This paper provides a robust structural identification of the effects of U.S. interest rates on an emerging economy's asset values. Using newly available intraday data, we investigate how surprises associated with U.S. macro data and FOMC announcements move the yield spread on a benchmark Brazilian government dollar-denominated bond and the Brazilian broad stock price index. Our study covers the period February 1999 to April 2005. We find that FOMC announcements that lead to an increase in U.S. interest rates are associated with a systematic increase in Brazil's bond spread and a systematic decline in the stock price index. Several U.S. macro data surprises, including for nonfarm payrolls and the CPI, prompt an increase in the Brazilian bond yield spread and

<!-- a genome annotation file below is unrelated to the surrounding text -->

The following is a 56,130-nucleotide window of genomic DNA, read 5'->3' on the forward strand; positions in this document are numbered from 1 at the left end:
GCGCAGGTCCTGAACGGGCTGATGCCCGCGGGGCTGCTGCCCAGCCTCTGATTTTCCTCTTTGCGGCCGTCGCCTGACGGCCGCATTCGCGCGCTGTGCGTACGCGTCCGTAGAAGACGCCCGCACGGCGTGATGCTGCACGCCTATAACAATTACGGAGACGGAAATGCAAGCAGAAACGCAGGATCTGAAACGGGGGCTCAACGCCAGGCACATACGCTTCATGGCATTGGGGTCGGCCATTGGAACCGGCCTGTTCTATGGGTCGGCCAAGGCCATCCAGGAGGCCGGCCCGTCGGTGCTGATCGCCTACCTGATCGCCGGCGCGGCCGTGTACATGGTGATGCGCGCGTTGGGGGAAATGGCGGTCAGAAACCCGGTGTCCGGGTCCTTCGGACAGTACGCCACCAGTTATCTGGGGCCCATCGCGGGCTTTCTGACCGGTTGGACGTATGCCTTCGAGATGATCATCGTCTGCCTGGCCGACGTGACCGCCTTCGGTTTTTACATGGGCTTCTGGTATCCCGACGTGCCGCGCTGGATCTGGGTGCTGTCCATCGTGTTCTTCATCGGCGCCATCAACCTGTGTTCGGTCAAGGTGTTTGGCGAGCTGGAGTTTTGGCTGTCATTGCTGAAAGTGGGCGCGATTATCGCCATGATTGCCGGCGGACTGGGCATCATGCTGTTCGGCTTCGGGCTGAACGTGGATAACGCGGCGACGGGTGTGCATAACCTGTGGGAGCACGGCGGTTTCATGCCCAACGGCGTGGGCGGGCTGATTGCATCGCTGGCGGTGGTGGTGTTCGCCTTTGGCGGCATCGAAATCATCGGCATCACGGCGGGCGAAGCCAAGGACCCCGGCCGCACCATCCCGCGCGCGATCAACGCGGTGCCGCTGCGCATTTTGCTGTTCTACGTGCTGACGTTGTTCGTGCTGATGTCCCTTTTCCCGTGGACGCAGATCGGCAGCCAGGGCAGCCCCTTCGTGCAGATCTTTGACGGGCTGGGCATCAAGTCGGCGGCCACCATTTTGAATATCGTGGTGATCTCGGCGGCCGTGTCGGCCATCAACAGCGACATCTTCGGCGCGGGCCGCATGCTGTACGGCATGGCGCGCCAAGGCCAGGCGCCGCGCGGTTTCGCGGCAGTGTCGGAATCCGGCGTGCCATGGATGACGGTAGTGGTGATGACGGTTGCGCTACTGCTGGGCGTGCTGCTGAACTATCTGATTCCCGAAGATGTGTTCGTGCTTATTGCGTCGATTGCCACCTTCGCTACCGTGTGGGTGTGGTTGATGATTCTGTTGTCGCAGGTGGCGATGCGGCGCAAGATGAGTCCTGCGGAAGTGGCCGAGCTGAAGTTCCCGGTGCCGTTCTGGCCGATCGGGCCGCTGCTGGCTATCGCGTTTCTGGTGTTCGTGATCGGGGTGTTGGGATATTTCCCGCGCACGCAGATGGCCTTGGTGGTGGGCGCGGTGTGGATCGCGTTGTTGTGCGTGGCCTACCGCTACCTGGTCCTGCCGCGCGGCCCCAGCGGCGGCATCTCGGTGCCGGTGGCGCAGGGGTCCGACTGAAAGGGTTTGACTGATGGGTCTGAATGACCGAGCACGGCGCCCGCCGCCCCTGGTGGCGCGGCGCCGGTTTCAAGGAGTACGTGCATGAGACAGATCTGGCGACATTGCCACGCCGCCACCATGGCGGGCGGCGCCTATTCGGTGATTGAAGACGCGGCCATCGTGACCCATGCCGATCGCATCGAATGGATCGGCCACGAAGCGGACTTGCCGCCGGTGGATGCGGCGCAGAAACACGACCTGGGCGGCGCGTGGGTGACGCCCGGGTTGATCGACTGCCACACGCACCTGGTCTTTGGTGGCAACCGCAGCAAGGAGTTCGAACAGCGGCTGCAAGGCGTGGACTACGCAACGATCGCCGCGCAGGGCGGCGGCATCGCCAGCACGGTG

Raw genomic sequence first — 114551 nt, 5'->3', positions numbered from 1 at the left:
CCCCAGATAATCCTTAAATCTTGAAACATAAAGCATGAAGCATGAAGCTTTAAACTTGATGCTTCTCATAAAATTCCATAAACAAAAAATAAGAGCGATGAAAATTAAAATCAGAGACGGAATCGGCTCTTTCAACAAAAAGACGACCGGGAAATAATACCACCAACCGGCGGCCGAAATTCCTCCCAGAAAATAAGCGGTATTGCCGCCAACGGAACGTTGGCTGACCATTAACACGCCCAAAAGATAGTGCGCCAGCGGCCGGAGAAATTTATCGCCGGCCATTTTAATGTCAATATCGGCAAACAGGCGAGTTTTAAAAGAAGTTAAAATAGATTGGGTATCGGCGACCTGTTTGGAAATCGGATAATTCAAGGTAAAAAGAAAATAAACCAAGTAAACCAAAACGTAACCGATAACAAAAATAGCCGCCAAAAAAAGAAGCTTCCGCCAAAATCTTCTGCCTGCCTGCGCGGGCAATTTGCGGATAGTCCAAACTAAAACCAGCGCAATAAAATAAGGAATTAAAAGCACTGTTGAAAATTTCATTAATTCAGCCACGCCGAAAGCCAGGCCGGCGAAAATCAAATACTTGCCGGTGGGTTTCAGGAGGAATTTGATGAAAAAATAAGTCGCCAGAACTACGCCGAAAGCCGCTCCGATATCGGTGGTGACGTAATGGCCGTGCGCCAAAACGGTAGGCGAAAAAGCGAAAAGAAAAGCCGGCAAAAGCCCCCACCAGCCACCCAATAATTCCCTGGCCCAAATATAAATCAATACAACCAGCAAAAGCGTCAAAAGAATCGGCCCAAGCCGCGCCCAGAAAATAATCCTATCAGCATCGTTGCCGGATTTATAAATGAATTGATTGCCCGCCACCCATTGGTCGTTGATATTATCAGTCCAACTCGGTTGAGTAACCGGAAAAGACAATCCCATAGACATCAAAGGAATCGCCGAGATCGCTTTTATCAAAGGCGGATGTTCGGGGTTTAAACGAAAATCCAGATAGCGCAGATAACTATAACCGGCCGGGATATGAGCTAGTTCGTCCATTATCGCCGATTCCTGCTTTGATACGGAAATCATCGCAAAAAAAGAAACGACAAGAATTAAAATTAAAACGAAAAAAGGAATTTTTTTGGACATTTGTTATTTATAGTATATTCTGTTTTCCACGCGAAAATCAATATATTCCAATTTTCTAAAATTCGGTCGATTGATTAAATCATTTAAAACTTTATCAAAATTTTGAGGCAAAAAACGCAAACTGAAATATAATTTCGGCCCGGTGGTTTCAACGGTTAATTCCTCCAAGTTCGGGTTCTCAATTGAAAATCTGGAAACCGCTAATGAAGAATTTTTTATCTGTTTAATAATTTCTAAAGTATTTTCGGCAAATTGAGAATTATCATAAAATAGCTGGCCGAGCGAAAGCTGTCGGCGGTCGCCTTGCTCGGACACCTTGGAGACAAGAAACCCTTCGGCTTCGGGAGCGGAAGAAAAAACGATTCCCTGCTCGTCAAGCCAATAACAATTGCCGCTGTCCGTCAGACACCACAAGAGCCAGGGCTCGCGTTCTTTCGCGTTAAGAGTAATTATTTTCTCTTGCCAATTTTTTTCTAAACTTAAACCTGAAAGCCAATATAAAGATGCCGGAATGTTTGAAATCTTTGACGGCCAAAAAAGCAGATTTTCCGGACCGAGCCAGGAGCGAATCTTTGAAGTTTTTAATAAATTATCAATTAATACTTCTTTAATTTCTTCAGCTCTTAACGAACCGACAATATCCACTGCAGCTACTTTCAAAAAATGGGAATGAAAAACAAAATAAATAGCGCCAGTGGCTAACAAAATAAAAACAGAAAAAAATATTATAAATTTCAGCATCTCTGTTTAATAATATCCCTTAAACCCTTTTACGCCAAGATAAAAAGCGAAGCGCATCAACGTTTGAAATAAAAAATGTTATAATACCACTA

a fall in Brazilian share prices. These combined findings suggest that, for Brazil during this period, the financial risks of higher U.S. interest rates in response to positive news about the U.S. economy dominated any benefits through trade or other channels in the determination of Brazilian asset valuations.
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Last update: April 3, 2007